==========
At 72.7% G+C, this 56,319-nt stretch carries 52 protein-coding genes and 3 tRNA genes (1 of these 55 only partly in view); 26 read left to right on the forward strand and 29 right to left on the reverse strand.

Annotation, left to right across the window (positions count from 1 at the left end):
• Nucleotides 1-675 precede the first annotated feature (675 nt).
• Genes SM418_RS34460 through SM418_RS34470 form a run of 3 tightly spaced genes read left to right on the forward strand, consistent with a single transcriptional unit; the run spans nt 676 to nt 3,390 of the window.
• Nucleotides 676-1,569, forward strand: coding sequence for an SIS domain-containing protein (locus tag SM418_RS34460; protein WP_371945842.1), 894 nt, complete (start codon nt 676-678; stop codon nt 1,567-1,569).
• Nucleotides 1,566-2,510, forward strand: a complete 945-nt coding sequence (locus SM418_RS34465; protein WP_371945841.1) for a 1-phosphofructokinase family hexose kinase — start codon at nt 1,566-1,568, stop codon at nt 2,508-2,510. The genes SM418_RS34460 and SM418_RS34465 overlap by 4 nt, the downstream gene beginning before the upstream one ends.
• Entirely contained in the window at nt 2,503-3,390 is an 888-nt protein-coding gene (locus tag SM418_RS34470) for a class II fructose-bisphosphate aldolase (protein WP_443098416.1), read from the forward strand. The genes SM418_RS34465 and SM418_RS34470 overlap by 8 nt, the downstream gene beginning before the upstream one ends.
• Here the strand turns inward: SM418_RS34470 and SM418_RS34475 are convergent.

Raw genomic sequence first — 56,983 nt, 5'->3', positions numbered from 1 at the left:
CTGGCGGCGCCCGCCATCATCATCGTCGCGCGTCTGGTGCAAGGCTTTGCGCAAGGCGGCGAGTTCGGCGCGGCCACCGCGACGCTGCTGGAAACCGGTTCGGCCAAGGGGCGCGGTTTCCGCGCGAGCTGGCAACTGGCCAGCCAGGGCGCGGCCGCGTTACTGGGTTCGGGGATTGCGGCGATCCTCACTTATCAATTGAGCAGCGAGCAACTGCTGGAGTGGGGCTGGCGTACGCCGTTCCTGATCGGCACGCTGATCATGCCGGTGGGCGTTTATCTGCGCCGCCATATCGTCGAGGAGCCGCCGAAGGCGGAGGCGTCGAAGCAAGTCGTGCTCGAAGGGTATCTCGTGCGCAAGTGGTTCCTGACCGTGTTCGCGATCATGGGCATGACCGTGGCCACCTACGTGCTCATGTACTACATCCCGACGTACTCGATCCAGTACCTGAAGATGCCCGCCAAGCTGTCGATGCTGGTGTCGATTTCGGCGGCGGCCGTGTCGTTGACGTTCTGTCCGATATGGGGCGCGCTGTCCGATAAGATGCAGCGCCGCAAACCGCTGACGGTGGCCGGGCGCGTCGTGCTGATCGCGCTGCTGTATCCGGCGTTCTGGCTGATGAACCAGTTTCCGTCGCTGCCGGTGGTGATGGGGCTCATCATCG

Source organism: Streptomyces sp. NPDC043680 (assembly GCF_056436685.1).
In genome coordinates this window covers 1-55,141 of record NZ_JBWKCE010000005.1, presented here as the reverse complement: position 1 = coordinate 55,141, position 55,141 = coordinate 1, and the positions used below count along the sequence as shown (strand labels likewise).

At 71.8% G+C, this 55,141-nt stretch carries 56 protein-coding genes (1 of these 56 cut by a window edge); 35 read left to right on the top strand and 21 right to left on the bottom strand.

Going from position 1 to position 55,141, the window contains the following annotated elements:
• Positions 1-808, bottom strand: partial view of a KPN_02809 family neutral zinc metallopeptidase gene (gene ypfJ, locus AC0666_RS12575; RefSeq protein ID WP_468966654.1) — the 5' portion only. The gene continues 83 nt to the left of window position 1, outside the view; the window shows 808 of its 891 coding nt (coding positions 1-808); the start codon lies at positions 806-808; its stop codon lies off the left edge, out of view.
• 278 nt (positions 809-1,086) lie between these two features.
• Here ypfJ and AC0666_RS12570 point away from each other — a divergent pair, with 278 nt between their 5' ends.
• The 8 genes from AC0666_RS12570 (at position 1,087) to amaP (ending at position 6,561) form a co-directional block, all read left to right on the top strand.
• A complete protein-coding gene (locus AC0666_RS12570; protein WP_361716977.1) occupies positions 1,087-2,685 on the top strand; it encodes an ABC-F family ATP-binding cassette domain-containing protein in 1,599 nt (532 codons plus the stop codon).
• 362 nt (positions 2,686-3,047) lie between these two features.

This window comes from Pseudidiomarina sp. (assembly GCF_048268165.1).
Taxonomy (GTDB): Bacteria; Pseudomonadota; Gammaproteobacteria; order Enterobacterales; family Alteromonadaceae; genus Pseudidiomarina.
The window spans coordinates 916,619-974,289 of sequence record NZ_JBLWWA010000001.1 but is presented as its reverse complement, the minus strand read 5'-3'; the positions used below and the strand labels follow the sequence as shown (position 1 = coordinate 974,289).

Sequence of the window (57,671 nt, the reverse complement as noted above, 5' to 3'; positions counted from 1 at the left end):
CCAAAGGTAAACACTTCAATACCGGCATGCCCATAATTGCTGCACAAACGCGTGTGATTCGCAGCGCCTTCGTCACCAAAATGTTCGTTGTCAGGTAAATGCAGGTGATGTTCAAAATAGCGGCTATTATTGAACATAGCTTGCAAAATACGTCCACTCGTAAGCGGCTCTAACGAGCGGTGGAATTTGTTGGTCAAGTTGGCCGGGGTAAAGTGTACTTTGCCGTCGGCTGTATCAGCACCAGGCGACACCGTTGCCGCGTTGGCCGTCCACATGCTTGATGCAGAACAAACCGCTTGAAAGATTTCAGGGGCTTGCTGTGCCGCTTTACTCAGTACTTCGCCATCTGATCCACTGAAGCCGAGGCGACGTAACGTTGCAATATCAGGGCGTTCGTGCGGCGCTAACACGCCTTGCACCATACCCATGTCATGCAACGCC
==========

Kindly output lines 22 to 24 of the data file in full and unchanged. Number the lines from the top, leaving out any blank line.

Taxonomy (GTDB): Bacteria; Pseudomonadota; Gammaproteobacteria; order Enterobacterales; family Alteromonadaceae; genus Pseudidiomarina.
The window spans coordinates 916,619-974,289 of sequence record NZ_JBLWWA010000001.1 but is presented as its reverse complement, the minus strand read 5'-3'; the positions used below and the strand labels follow the sequence as shown (position 1 = coordinate 974,289).

Sequence of the window (57,671 nt, the reverse complement as noted above, 5' to 3'; positions counted from 1 at the left end):